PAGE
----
Shults pulls no punches in revealing the cold, calculated black and white mentality of his creation. We spend half the movie understanding his characters’ strength: their ability to make the hard call and the intelligence to play the correct angles at all times. An alliance might be created, but it is never as solid as one born from blood. As Paul tells his son with full severity, any pact made with an outsider is done so without trust. Your guard can never come down. You will constantly attempt to poke holes in the others’ stories, and you will wait a lifetime before ever letting them inhabit equal stature. Will can bring wife (Riley Keough‘s Kim) and son (Griffin Robert Faulkner‘s Andrew), but he will never hold a key.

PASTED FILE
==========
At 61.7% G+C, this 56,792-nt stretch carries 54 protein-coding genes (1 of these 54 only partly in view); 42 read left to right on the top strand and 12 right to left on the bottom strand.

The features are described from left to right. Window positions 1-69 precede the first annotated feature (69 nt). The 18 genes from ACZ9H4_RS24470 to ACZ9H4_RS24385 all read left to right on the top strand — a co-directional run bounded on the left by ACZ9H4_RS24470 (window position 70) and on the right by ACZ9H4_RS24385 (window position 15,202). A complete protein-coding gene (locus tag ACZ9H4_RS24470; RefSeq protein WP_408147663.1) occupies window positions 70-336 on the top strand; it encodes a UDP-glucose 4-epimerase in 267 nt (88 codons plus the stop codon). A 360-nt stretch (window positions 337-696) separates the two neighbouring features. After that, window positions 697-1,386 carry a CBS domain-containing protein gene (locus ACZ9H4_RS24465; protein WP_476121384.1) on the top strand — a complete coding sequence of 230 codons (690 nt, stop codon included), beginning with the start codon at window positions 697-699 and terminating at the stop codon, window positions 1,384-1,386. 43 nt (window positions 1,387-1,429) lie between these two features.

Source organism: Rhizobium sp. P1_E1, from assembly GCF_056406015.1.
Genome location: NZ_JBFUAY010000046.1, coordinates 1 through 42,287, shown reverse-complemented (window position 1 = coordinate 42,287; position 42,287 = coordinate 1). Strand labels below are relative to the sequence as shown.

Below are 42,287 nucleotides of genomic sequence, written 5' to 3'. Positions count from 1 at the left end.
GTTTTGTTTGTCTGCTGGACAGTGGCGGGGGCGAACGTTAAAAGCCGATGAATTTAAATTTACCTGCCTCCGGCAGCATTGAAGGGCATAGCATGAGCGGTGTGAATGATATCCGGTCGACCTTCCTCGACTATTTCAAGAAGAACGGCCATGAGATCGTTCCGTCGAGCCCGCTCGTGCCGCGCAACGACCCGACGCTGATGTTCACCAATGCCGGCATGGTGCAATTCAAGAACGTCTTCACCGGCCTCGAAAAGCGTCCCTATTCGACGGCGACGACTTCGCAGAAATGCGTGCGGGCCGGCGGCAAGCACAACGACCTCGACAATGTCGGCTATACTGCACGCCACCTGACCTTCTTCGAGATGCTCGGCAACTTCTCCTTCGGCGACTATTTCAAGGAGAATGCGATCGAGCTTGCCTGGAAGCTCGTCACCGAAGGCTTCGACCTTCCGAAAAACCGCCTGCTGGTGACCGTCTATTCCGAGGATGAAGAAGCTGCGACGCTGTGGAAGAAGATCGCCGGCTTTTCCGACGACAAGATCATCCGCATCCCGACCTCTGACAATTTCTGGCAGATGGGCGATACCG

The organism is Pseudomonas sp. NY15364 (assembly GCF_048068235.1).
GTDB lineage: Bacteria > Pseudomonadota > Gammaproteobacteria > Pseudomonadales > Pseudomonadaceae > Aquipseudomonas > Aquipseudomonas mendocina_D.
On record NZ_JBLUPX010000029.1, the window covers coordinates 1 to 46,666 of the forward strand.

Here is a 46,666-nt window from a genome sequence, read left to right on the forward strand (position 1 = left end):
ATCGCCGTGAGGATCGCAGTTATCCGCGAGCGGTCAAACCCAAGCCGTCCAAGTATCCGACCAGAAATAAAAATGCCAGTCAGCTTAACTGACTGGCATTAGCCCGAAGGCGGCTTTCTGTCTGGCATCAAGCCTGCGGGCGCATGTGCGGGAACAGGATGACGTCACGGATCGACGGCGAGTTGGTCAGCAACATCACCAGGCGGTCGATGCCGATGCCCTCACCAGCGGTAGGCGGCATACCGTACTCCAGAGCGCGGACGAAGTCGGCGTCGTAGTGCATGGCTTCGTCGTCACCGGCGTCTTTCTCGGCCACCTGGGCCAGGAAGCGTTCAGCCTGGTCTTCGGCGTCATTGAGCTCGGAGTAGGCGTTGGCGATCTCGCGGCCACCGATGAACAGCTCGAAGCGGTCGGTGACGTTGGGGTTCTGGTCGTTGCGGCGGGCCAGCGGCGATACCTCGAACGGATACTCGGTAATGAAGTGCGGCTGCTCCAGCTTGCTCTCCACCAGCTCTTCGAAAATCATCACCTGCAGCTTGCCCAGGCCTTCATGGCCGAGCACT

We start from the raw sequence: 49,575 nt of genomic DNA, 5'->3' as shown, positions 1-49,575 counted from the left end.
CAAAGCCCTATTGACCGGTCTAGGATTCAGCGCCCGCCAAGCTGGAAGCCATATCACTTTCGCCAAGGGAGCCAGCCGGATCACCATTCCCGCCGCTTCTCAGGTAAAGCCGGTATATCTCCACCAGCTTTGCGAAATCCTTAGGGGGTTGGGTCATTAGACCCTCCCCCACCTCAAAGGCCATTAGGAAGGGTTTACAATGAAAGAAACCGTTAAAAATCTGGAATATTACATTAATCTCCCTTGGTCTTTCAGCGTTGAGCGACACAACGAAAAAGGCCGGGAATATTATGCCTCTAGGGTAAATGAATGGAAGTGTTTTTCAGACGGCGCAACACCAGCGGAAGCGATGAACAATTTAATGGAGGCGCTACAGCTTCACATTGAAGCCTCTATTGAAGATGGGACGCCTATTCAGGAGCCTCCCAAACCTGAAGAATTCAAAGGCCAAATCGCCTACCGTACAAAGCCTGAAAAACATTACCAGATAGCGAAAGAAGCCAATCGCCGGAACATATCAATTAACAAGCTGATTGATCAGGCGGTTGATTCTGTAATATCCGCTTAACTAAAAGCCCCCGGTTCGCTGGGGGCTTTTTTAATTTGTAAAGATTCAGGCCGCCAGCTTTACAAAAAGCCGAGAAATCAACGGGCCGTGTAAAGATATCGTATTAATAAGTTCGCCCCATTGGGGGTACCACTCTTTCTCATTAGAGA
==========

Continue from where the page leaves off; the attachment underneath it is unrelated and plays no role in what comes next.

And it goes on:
The second half of the film therefore shows the reality of Shults’ prison. His characters are prisoners held in check by the potential of what looms outside—whether invisible toxin/virus or physical construct of evil. But they’re also prisoners of one another and themselves. Travis is haunted by nightmares that cause us to wonder about his sanity, health, and actions. Will and Paul entrap their families, subtly separating them from the other with constant judgment and skepticism. The walls start to close in as a result, every sequence projecting empathy and equality tempered by a show of individual control. And when something happens to threaten one if not all, good will evaporates. The dog-eat-dog mentality returns and we see just how far they’ll go to protect their own.